Atlanta. The home of Rich Homie Quan, whom you should check out, per Michigan State coach Mark Dantonio.
Contrary to what you saw -- a baring of the teeth similar to a human smile and numerous avowals of satisfaction in making people happy -- Mark Dantonio had no fun beating Ohio State, because Mark Dantonio famously avoids fun at all times. He most definitely did not dance in the locker room. He also did not take great joy in voting his own Spartans at the No. 2 spot in the Coaches poll, ruining Ohio State's entire season, and snapping their 24-game win streak.
Nope. Disregard all false flags. Mark Dantonio has no emotions, and is doing nothing to complicate your view of him and Michigan State as dreary, run-first slamball from the barrens of the Mitten State. (That 300-yard passing game from Connor Cook? A typo. He passed for 35 yards, then ran the speed option 28 times for 38 yards, just as Michigan State Football Jesus intended.)
Briles. You can be told that Art Briles has also spent maybe four or five days outside the state of Texas EVER, is getting a new stadium built for his pleasure just across the Brazos River at Baylor, and is getting old enough to just want to stay in one place for once.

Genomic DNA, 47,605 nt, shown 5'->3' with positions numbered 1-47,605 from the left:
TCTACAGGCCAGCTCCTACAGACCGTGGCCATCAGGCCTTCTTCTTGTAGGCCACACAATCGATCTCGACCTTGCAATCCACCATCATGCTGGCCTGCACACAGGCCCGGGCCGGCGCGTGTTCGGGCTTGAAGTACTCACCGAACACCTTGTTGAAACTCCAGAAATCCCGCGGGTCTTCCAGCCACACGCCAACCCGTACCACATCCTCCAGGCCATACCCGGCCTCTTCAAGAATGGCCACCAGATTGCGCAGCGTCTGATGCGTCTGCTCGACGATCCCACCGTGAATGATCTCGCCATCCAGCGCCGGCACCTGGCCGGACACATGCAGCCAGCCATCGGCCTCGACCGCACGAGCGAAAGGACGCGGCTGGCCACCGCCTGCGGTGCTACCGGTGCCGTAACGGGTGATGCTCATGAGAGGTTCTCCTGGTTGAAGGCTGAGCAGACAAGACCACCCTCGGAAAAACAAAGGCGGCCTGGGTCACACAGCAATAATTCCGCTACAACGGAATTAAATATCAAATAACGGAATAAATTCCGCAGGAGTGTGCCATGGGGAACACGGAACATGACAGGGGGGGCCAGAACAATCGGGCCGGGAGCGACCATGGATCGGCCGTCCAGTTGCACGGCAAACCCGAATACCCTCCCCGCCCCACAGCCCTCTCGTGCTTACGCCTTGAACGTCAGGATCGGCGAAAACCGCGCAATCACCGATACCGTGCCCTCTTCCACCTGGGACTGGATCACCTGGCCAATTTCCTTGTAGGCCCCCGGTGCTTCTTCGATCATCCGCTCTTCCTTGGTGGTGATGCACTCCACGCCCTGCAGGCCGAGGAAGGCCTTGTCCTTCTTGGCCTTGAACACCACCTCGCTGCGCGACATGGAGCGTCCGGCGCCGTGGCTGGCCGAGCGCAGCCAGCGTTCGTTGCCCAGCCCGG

But sure, Redskins fans. Art Briles would love to uproot his whole family and work for an NFL franchise that has ruined everything it touches for more than a decade now, abandoning his life's work and stopping the upward swing of one of college football's most charismatic football programs. He craves a ceiling of 7-9 in the NFC East and weekly calls from the man who built Johnny Rockets. Don't let anyone else tell you otherwise.
Contra. Then again, let's play with that and really sucker you into the story. What better time to leave, than when you are hitting the end of your career and want not just to try something slightly different, but an entirely different galaxy of different?
Coaches aren't just about the money; they're about the challenge, and what could be more challenging than the NFL? More accurately, what could be more challenging than trying to win in the NFL under the careful, skilled management of Dan Snyder, the same virtuoso whose management has generated a losing record for the franchise since 1999 and the hatred of once-loving fans who now hope for improvement upon the sale of the franchise or Snyder's death?
See? That's already sounding plausible before we bring up the massive money he could use to secure his family forever and the joy of proving all those NFL meatheads and joyless Prisco-tarians wrong about spread offenses. It feels like a story you could believe if you wanted to, even though we just strung together some suppositions and cheap psychology together next to a few barely relevant facts.
Deceit. But that last part is not what you want to hear. That's why the Alphabetical this week will be nothing but lies about college football at the end of 2013 that someone wants desperately to believe. For instance:
Excellence is named Sarkisian. There is no way you are wrong in either way about Steve Sarkisian.